12 Facts About Betta Fish

Betta fish are incredibly popular and, if you’ve ever ventured into the aquarium section of a pet store, chances are you’ve seen one.

You may even have noticed that each individual Betta was kept in its own chamber, separated from any others of its kind. Bettas are well-known for their fighting spirit, but that’s not the only interesting thing about them. Here are the most fascinating facts about Betta fish.

Fact 1: There Are Approx. 70 Species of Betta

When most people think of Betta fish, they will probably think of Betta splendens, the Siamese fighting fish. But there are lots of different species within the Betta genus, including the Mekong fighting fish (B. smaragdina) and the Java fighting fish (B. picta), also known as the spotted betta.

Fact 2: Betta Fish Are Named After Warriors

The fish get their name from an ancient clan of warriors that were called the “Bettah.” They later came to be known as fighting fish as a result of the growing popularity of fish fighting as a sport during the 1800s, particularly in Thailand.

Here, people would bet on the fish for their bravery rather than the damage they could inflict on their opponent.

Betta fish are also occasionally known as “plakat,” especially the short-finned varieties. This comes from the Thai word pla kad, which translates to “biting fish.”

So, as you can probably deduce, Betta fish don’t have the friendliest reputation.

Fact 3: They Originate From Southeast Asia

The fish are native to the Mekong river basin in Thailand, Laos, Vietnam, and Cambodia. But they are most commonly found in Thailand’s Chao Phraya river. In fact, the Siamese fighting fish was named as Thailand’s national aquatic animal in early 2019.

The fish can be found in rice paddies, drainage ditches, flood plains, and in pretty much any other standing water within their native region. In these habitats, they are exposed to a lot of storm flooding and droughts.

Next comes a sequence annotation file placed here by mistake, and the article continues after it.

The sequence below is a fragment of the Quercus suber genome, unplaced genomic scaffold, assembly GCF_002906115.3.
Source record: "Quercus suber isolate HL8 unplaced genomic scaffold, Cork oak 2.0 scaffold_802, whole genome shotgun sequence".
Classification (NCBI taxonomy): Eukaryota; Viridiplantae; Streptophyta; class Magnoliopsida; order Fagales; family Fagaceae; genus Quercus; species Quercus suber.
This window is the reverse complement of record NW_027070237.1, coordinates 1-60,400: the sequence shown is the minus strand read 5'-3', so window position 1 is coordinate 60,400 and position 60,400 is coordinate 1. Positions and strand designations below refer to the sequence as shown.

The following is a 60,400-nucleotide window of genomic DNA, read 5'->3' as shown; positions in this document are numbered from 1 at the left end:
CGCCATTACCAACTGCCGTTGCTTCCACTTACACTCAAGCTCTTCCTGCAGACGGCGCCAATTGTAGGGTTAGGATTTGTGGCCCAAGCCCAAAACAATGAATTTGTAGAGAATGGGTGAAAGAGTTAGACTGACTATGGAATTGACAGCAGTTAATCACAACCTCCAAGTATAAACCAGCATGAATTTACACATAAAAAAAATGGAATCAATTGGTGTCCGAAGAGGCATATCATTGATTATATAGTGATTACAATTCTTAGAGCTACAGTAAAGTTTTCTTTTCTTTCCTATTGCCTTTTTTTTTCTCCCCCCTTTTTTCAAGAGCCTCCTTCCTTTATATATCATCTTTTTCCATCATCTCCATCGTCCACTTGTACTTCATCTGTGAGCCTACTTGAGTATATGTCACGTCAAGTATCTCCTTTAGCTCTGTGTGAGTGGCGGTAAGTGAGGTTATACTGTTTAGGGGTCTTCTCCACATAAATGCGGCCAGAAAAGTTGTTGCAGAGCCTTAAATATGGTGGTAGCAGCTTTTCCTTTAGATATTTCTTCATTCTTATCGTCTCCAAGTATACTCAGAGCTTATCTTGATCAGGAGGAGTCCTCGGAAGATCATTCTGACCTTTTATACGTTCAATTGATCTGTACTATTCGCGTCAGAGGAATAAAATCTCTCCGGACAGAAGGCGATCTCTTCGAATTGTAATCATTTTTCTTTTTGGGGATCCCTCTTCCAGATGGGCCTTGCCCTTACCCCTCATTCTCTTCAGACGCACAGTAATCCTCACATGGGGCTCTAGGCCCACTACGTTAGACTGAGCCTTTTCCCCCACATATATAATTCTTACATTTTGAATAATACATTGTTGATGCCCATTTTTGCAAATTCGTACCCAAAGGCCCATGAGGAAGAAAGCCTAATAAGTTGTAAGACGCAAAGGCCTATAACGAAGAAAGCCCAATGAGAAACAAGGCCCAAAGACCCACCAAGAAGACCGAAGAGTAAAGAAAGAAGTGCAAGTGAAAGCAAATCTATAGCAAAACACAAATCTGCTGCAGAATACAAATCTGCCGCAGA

Fact 4: Multiple Varieties of Betta Fish

After many years of selective breeding for the ornamental trade, the iconic tail of the Betta fish comes in a wide variety of shapes and sizes. The most common is the veil tail, but there are also crown tails, comb tails, half-moon tails, and double feathers, to name just a few.

Bettas also come in a lot of different colors. Their skin contains several layers of pigment, going from red, yellow, black, iridescent (which consists of blue and green), and an outer layer that appears metallic, which changes how the other colors look. Different combinations of these layers can be present in any one individual, which is why there are so many color varieties in Betta fish.

Fact 5: Wild Bettas Are Very Different To What You See In Pet Stores

Wild Betta fish tend to be a dull brown and green colour. The will only exhibit the brighter colours mentioned above when they are agitated and will use this as a threat display.

Their tails and fins are also much shorter than those of their pet store counterparts. This way they are less of a target for predators or other Bettas.

The traits we’ve come to associate with these fish have all been selectively bred to create the most attractive pets for our aquariums.

Fact 6: They’re Omnivorous When In Captivity.

Betta fish living in an aquarium will eat a very varied diet. They can be fed flakes and pellets, as well as live or frozen foods like bloodworm, brine shrimp, and daphnia. They will even munch on vegetation if it’s available. You need to be careful, though, as they may also eat smaller tank mates if given the chance.

Meanwhile, wild Betta fish are almost exclusively insectivores. They will eat insects, which they usually collect from the surface of the water, as well as aquatic insect larvae. They do not typically eat vegetation in their natural environment.

Fact 7: They Can Breathe Air Like You

Betta fish have a special organ, known as the labyrinth organ, that allows them to breathe air at the water’s surface. The organ extends from the fish’s gill plate and is made up of many folds of bone. When the Betta fish gulps down air, it passes over the blood vessels that run over these folds. This allows oxygen to be absorbed into the blood in a similar manner to what happens in our lungs.

Thanks to the labyrinth organ, Betta fish are able to survive in waters with low oxygen content. This is how they can thrive in rice paddies, stagnant ponds, and lightly polluted waters. They can even survive out of water for short periods of time when needed, so long as they are able to stay moist. This serves them well during droughts.